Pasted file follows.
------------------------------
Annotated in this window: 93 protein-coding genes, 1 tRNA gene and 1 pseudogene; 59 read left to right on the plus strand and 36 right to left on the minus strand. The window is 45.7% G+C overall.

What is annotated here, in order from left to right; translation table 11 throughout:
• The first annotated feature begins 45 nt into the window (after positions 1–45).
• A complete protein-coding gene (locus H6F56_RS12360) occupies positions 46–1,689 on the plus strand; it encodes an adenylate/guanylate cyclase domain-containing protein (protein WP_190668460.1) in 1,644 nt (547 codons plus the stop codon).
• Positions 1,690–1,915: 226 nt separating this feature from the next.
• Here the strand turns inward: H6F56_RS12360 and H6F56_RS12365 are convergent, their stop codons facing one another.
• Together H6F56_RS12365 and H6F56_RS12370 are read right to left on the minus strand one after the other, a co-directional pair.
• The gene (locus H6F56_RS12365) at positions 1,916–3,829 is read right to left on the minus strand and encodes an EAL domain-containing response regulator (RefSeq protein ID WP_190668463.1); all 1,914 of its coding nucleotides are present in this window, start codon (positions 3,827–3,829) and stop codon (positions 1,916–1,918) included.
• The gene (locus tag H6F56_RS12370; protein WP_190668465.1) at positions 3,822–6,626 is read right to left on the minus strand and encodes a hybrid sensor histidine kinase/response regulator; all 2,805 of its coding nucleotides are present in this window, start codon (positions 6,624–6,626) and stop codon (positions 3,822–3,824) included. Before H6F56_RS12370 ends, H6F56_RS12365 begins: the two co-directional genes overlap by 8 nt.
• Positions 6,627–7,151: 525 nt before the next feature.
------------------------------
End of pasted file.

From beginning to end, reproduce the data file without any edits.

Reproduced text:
Annotated in this window: 93 protein-coding genes, 1 tRNA gene and 1 pseudogene; 59 read left to right on the plus strand and 36 right to left on the minus strand. The window is 45.7% G+C overall.

What is annotated here, in order from left to right; translation table 11 throughout:
• The first annotated feature begins 45 nt into the window (after positions 1–45).
• A complete protein-coding gene (locus H6F56_RS12360) occupies positions 46–1,689 on the plus strand; it encodes an adenylate/guanylate cyclase domain-containing protein (protein WP_190668460.1) in 1,644 nt (547 codons plus the stop codon).
• Positions 1,690–1,915: 226 nt separating this feature from the next.
• Here the strand turns inward: H6F56_RS12360 and H6F56_RS12365 are convergent, their stop codons facing one another.
• Together H6F56_RS12365 and H6F56_RS12370 are read right to left on the minus strand one after the other, a co-directional pair.
• The gene (locus H6F56_RS12365) at positions 1,916–3,829 is read right to left on the minus strand and encodes an EAL domain-containing response regulator (RefSeq protein ID WP_190668463.1); all 1,914 of its coding nucleotides are present in this window, start codon (positions 3,827–3,829) and stop codon (positions 1,916–1,918) included.
• The gene (locus tag H6F56_RS12370; protein WP_190668465.1) at positions 3,822–6,626 is read right to left on the minus strand and encodes a hybrid sensor histidine kinase/response regulator; all 2,805 of its coding nucleotides are present in this window, start codon (positions 6,624–6,626) and stop codon (positions 3,822–3,824) included. Before H6F56_RS12370 ends, H6F56_RS12365 begins: the two co-directional genes overlap by 8 nt.
• Positions 6,627–7,151: 525 nt before the next feature.